Hearings for the Healthy Rivers/Wai Ora: proposed Waikato Regional Plan Change 1 have begun in Hamilton and will be held in three blocks, concluding in August.
The five-person independent panel is hearing submissions from landowners around the region – including farmers and growers – on what is a bold plan to improve the health of the Waikato and Waipa rivers.
Plan Change 1 is the start of an 80-year journey, developed alongside iwi and stakeholders, and one of the largest plan changes of its kind in New Zealand, with it applying to about 10,000 properties and covering a land area of 1.1 million hectares within the two river catchments.
The proposed plan seeks to reduce the amount of contaminants entering into Waikato and Waipa catchments to achieve Waikato Regional Council’s Vision and Strategy/Te Ture Whaimana o Te Awa o Waikato of making the river swimmable and viable for food collection along the entire length of the river. The Vision and Strategy was adopted by the Government as part of Treaty Settlement legislation. It also gives effect to the National Policy Statement for Freshwater Management 2014. WRC has a legal requirement to give effect to both of these.
Panel chair and independent commissioner Greg Hill says hearings will take some months “and while it is a challenging task, it’s one we’re not shy of”.
He acknowledges there are parties who support and others who oppose some parts of the proposed plan change, and there are “quite strongly held views”.
“[In response to this] We propose running an inquisitorial process and to make recommendations that give effect to national direction on freshwater management and the Vision and Strategy – a unique guiding document in the Waikato – as well as the Resource Management Act.”
As part of the plan change all the sub-catchment areas in the Waikato region have been ordered in terms of priority for cleaning up the waterways. Prioritisation is based on the size of the gap between the current water quality and where the water quality needs to be in 80 years.
The plan proposes to encompass or include all landowners with more than 2ha within the two river catchments – as of March 31 these properties will have been registered with WRC.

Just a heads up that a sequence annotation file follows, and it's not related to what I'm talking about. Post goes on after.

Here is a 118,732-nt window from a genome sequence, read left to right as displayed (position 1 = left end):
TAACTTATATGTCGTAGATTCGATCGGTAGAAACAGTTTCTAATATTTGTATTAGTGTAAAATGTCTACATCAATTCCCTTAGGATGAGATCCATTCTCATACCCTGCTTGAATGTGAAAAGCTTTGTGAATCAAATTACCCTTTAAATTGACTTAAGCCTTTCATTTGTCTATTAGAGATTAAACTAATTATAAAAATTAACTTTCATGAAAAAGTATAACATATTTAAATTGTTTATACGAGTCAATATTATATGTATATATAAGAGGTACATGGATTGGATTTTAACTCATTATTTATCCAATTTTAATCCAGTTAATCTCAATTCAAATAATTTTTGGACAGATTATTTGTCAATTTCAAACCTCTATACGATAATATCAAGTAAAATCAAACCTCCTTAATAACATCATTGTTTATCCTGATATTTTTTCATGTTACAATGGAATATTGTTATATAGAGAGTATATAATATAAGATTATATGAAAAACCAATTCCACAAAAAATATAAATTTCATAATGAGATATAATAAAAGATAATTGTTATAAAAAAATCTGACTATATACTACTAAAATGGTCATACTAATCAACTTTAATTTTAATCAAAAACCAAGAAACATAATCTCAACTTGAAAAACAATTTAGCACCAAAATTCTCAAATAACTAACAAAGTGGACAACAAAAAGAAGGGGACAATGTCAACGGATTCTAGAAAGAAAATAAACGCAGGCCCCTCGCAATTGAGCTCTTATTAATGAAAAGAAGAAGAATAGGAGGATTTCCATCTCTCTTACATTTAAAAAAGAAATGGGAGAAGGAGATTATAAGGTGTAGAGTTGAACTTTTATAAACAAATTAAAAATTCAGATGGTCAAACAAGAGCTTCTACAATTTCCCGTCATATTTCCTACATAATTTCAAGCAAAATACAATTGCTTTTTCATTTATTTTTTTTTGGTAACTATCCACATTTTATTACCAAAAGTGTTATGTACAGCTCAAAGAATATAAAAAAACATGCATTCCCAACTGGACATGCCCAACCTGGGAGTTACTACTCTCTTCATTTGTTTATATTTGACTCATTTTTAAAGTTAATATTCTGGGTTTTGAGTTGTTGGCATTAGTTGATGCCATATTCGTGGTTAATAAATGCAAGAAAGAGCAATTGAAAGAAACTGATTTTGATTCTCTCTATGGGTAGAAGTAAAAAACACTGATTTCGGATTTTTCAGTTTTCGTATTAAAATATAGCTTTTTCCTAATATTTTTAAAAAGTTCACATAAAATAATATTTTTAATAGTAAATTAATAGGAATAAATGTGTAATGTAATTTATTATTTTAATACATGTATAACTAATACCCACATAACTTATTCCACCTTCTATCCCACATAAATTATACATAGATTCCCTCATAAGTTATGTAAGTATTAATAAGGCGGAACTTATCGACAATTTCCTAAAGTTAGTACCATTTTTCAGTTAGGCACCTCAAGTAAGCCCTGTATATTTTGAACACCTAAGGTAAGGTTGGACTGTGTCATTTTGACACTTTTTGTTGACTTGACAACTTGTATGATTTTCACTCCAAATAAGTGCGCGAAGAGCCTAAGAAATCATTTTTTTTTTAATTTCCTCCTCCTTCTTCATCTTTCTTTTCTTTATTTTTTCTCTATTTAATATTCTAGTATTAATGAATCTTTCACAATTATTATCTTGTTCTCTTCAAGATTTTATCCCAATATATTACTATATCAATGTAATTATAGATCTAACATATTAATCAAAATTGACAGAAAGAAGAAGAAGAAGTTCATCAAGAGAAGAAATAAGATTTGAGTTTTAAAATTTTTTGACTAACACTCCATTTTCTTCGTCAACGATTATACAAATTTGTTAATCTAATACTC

Farm Environment Plans will identify risk areas on properties for loss of four key contaminants – nitrogen, phosphorus, sediment and bacteria – and state how they will be managed and reduced within a specified timeframe on each property.
Completion of FEPs will be staggered to reflect the priority of the area they are in. Farms that have already taken steps to manage risks associated with the four main contaminants will have less to do.
The hearings are being held in three blocks. Recordings of each day’s presentations is at: waikatoregion.govt.nz/the-hearings.
Block one will focus on high level policy framework, with blocks two and three considering detailed rules and implementation methods within the plan, such as stock exclusion, FEPs, sub-catchment planning and cultivation, slope and setbacks.
This format and the overall timeframe for deliberations has been designed by the hearings’ commissioners to ensure appropriate consideration is given to the high number of submissions that have been received, and to provide all submitters with an opportunity to be heard at least once.
WRC chief executive Vaughan Payne says the council has a submission that “supports the overall intent of the plan” but acknowledged he doesn’t “know of any plan that would be perfect”.
“I can’t stress enough that the hardest part of a journey is taking that first step,” says Vaughan.
“Our submission seeks to refine the plan to help us implement it. The submission and hearing process will ensure there is additional sector and community input to improve the plan change.
“My primary interest as council’s CE is that the resulting plan change is both pragmatic and implementable. This is critical,” says Vaughan.
At conclusion of the hearings, the panel will make recommendations on the plan change for consideration by the regional council.